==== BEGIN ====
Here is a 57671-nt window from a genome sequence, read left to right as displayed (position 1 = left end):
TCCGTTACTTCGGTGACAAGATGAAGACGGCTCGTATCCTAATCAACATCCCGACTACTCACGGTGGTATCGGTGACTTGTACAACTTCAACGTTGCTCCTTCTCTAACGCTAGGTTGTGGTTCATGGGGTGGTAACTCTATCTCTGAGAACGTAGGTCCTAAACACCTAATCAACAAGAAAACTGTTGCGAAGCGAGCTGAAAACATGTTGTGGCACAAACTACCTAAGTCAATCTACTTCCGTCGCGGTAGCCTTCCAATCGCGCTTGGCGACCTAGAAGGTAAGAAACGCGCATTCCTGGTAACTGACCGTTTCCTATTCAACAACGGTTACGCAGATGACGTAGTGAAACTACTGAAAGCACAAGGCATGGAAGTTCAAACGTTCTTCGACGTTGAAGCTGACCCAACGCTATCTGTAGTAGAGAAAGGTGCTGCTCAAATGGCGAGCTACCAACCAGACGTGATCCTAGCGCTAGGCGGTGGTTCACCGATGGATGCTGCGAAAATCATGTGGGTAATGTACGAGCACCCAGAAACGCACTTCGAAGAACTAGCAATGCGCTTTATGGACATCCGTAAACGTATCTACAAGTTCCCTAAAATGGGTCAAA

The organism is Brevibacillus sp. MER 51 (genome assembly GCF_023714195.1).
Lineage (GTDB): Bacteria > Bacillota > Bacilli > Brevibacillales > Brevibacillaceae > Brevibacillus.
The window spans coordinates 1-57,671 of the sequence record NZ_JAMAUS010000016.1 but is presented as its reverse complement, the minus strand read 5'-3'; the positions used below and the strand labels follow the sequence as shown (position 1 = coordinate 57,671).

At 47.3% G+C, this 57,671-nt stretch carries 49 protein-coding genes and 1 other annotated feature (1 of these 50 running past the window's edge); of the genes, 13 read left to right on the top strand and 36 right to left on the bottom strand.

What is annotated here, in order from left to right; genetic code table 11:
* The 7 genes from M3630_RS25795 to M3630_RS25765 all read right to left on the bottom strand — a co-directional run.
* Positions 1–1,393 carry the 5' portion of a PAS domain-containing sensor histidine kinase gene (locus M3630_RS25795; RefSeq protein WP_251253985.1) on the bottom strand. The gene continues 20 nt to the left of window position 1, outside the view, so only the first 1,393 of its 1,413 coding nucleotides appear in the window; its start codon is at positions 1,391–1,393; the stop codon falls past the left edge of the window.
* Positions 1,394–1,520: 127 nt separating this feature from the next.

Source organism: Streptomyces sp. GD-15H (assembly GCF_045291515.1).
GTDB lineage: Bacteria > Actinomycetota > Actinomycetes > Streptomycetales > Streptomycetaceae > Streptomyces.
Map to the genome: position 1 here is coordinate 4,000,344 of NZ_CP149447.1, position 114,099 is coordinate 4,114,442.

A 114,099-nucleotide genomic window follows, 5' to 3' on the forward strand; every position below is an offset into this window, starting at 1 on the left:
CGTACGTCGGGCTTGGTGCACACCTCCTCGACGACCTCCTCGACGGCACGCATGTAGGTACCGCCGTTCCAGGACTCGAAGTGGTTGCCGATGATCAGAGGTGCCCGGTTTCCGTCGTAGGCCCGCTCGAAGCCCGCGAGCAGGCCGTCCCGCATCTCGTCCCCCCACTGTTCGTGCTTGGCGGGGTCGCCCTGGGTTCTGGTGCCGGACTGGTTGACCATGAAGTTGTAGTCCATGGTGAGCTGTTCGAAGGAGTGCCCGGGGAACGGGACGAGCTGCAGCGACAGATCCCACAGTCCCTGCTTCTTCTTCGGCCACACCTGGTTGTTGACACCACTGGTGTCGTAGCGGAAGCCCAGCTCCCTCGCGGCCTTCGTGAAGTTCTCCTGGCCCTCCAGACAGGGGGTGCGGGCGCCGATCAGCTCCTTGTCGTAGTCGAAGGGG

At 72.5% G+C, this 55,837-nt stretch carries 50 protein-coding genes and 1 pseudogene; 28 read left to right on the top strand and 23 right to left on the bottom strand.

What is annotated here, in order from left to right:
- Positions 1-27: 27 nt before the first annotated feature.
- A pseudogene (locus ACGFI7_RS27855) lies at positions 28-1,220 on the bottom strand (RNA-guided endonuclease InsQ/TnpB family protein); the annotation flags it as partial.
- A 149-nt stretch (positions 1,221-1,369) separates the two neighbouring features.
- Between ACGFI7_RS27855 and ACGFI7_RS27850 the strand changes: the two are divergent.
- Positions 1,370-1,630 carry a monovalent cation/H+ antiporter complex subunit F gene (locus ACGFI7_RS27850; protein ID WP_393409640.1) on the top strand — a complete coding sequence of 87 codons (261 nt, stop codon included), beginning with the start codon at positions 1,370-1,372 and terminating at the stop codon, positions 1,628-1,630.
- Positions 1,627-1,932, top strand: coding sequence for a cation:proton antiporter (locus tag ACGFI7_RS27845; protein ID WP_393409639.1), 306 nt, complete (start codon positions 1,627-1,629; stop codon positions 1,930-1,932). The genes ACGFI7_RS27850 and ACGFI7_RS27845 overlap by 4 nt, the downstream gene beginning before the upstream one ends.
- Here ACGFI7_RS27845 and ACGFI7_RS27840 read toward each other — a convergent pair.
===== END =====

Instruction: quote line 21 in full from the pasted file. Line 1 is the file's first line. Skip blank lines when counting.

- Between ACGFI7_RS27855 and ACGFI7_RS27850 the strand changes: the two are divergent.